JBU’s first lady at a glance

A garbage worker, world traveler, bridal consultant, college cheerleader, mother of four and a wife; Carey Pollard has done it all. Now, she is the first lady of John Brown University, a role that she didn’t anticipate, but that she loves nonetheless. Though that role is what she is known best for by her peers today, Carey Pollard has had far more humorous, exciting and bizarre experiences than most people would ever know before taking a deeper look.

In junior high, Carey met her future husband, Chip Pollard, who she would begin to date exclusively during her sophomore year of high school.

Awhile after closing the door on the idea of dating anyone other than Chip, she anticipated a proposal approaching. One night, the couple went on a romantic date that Carey was sure would hold the moment she anticipated…

“He took me to a fancy dinner, it was absolutely beautiful,” she said. “But he didn’t propose. I was kind of disappointed.”

After leaving the restaurant, however, he took her on a drive forever engraved in her memory.

“He drove me by the school where we first met and then took me on a drive down memory lane,” she said. “The drive ended at the church I grew up in, and he asked me if I would meet him back there in a year and be his wife. It was very sweet.”

The two were wed around Christmas of their junior year of college.

Prior to marriage, Carey had various jobs and duties.

“I worked for a garbage company one summer,” she said. “We would go out and check the routes at 4:30 in the morning before the trucks. It was a lot of fun!”

Once married, she began working at Marshall Fields, a large department store, part-time during the school year and full-time in the summers.

While studying art at Wheaton College, Carey showed her school spirit as a member of the Wheaton Cheer Squad, which she lettered in after four years. Her husband wasn’t crazy about the idea, but was supportive of her nonetheless.

“Chip was so embarrassed, but he let me do it anyway because he’s very sweet and loving and I wanted to do it,” Carey said.

Post-graduation, the young couple moved to Boston after her husband was accepted to Harvard University. There, Carey worked as a bridal consultant at Laura Ashley until she became pregnant with her first child, Chad.

“I sewed a lot at that point,” she said. “I had my business cards at Laura Ashley, so I would do wedding alterations while Chad was crawling around, which was great!”

The next step in President Pollard’s career led the family to live in England, where Carey gave birth to her second child, Ben, who passed away in 2011. The stay-at-home mom and her two sons were restricted to using the bus as their means of transportation after she lost her license.

“My license had expired in the US, so I applied for a British license, which is extremely difficult to pass even if you’re British,” Carey said. “It was a stick-shift car, and the rules of the road are a little different there, and I failed. I was too embarrassed to take it again, so I would just load the stroller and kids on the bus. It worked!”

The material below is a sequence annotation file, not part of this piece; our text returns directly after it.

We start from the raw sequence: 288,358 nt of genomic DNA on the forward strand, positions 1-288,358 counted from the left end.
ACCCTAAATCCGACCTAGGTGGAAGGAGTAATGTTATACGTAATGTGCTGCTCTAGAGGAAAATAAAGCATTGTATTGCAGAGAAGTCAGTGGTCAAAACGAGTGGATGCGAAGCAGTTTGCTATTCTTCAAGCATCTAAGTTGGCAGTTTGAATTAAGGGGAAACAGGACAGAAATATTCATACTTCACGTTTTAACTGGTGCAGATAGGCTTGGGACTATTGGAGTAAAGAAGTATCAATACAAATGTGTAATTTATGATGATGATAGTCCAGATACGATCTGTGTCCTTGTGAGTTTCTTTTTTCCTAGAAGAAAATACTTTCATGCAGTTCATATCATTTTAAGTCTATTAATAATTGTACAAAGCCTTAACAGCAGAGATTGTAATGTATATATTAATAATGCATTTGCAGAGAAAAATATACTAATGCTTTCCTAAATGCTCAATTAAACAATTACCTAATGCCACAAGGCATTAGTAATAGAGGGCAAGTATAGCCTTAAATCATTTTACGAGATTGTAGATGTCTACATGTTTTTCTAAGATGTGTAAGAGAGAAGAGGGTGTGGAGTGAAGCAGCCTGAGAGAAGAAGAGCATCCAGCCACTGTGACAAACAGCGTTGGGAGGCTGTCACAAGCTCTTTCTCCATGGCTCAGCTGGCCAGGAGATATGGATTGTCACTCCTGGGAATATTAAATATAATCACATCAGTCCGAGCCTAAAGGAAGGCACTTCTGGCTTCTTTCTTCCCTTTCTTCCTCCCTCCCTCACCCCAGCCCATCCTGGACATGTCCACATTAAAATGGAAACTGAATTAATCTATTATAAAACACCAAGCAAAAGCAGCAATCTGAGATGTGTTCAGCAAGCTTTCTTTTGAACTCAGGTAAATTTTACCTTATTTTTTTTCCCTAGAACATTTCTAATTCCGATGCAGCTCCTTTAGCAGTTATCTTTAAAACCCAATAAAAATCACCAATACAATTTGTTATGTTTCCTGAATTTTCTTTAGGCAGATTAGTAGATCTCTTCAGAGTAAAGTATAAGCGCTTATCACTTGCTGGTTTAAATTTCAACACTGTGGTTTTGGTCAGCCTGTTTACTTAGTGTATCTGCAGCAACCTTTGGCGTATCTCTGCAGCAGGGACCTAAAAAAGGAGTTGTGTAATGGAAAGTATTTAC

A few years later, the family returned to the states and continued to travel and relocate, expanding their clan with the addition of two more children, Emma and James.

Carey was willing to move her family around the world in order for her husband to achieve his goals, which she understands is something not every wife and mother would be comfortable with.

“I never saw it as a sacrifice,” she said. “I enjoyed the adventure of moving around.”

Emma Pollard, the only daughter in the family, feels that regardless of how often they moved, her mother always made the transition easier.

“My mom could make any place feel like home, even when we lived in a two-bedroom flat in England, and I had to share a closet-sized room with my three brothers,” Emma Pollard said. “I don’t see my mom as a wife who merely followed her husband around the world. I see an adventurous woman ready for any curveball sent her way. I’m proud to be her daughter.”

Carey’s niece, Abby Burdett, a sophomore at John Brown University, has grown very close to the Pollard side of her family over the years. She sees her aunt as an optimistic person.

“She has always been upbeat and positive about moving around so much for my uncle. She’s always been so supportive of him, and I admire that in her.”

Spending the majority of motherhood as a stay-at-home mom, Carey believes that there must be agreements and compromises made in marriage in order to do what is best for the future.

“As a couple you have to decide whose career will take priority,” she advises. “You’ll end up in a hard place if you don’t communicate about that and make agreements with each other from the beginning.”

Now 21, Emma is thankful for the role her mother has played throughout the years.

“I don’t doubt that she could have done some amazing career in her life, but she put all of her talent and energy into being a mother, and I am eternally grateful for that,” she said.

The Pollards have lived in Siloam Springs, Ark., for 10 years now, the longest they have stayed in one place since marriage. As for what’s next for her family, Carey said the future is uncertain.

“We have always left our lives in the hands of the Lord,” Carey said.